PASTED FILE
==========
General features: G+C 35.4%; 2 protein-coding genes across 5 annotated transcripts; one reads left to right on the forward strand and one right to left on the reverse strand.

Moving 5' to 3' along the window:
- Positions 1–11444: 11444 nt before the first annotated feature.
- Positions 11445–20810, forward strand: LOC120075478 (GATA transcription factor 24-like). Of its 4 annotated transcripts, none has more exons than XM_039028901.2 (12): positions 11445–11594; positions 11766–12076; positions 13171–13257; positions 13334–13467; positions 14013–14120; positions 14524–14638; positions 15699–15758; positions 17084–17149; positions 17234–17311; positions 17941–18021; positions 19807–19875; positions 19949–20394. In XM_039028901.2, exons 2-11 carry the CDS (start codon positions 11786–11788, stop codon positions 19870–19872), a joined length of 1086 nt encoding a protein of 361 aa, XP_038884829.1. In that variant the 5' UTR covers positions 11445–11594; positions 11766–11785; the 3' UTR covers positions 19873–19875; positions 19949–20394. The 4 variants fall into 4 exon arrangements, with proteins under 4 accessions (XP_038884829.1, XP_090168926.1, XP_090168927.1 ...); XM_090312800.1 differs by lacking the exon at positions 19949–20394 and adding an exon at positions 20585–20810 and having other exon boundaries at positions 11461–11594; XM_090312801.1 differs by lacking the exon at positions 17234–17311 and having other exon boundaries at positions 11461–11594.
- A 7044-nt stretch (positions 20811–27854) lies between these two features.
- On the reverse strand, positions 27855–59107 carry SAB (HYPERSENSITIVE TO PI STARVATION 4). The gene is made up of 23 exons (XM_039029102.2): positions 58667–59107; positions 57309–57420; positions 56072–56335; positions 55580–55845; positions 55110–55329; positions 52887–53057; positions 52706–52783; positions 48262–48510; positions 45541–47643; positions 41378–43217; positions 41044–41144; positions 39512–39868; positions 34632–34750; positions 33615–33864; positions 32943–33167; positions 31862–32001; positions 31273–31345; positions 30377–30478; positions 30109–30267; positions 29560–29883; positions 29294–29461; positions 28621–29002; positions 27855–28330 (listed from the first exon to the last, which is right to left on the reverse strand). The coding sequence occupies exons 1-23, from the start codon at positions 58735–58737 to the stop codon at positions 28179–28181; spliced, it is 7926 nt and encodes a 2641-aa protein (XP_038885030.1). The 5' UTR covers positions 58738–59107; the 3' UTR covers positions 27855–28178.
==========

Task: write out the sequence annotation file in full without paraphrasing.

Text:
General features: G+C 35.4%; 2 protein-coding genes across 5 annotated transcripts; one reads left to right on the forward strand and one right to left on the reverse strand.

Moving 5' to 3' along the window:
- Positions 1–11444: 11444 nt before the first annotated feature.
- Positions 11445–20810, forward strand: LOC120075478 (GATA transcription factor 24-like). Of its 4 annotated transcripts, none has more exons than XM_039028901.2 (12): positions 11445–11594; positions 11766–12076; positions 13171–13257; positions 13334–13467; positions 14013–14120; positions 14524–14638; positions 15699–15758; positions 17084–17149; positions 17234–17311; positions 17941–18021; positions 19807–19875; positions 19949–20394. In XM_039028901.2, exons 2-11 carry the CDS (start codon positions 11786–11788, stop codon positions 19870–19872), a joined length of 1086 nt encoding a protein of 361 aa, XP_038884829.1. In that variant the 5' UTR covers positions 11445–11594; positions 11766–11785; the 3' UTR covers positions 19873–19875; positions 19949–20394. The 4 variants fall into 4 exon arrangements, with proteins under 4 accessions (XP_038884829.1, XP_090168926.1, XP_090168927.1 ...); XM_090312800.1 differs by lacking the exon at positions 19949–20394 and adding an exon at positions 20585–20810 and having other exon boundaries at positions 11461–11594; XM_090312801.1 differs by lacking the exon at positions 17234–17311 and having other exon boundaries at positions 11461–11594.
- A 7044-nt stretch (positions 20811–27854) lies between these two features.
- On the reverse strand, positions 27855–59107 carry SAB (HYPERSENSITIVE TO PI STARVATION 4). The gene is made up of 23 exons (XM_039029102.2): positions 58667–59107; positions 57309–57420; positions 56072–56335; positions 55580–55845; positions 55110–55329; positions 52887–53057; positions 52706–52783; positions 48262–48510; positions 45541–47643; positions 41378–43217; positions 41044–41144; positions 39512–39868; positions 34632–34750; positions 33615–33864; positions 32943–33167; positions 31862–32001; positions 31273–31345; positions 30377–30478; positions 30109–30267; positions 29560–29883; positions 29294–29461; positions 28621–29002; positions 27855–28330 (listed from the first exon to the last, which is right to left on the reverse strand). The coding sequence occupies exons 1-23, from the start codon at positions 58735–58737 to the stop codon at positions 28179–28181; spliced, it is 7926 nt and encodes a 2641-aa protein (XP_038885030.1). The 5' UTR covers positions 58738–59107; the 3' UTR covers positions 27855–28178.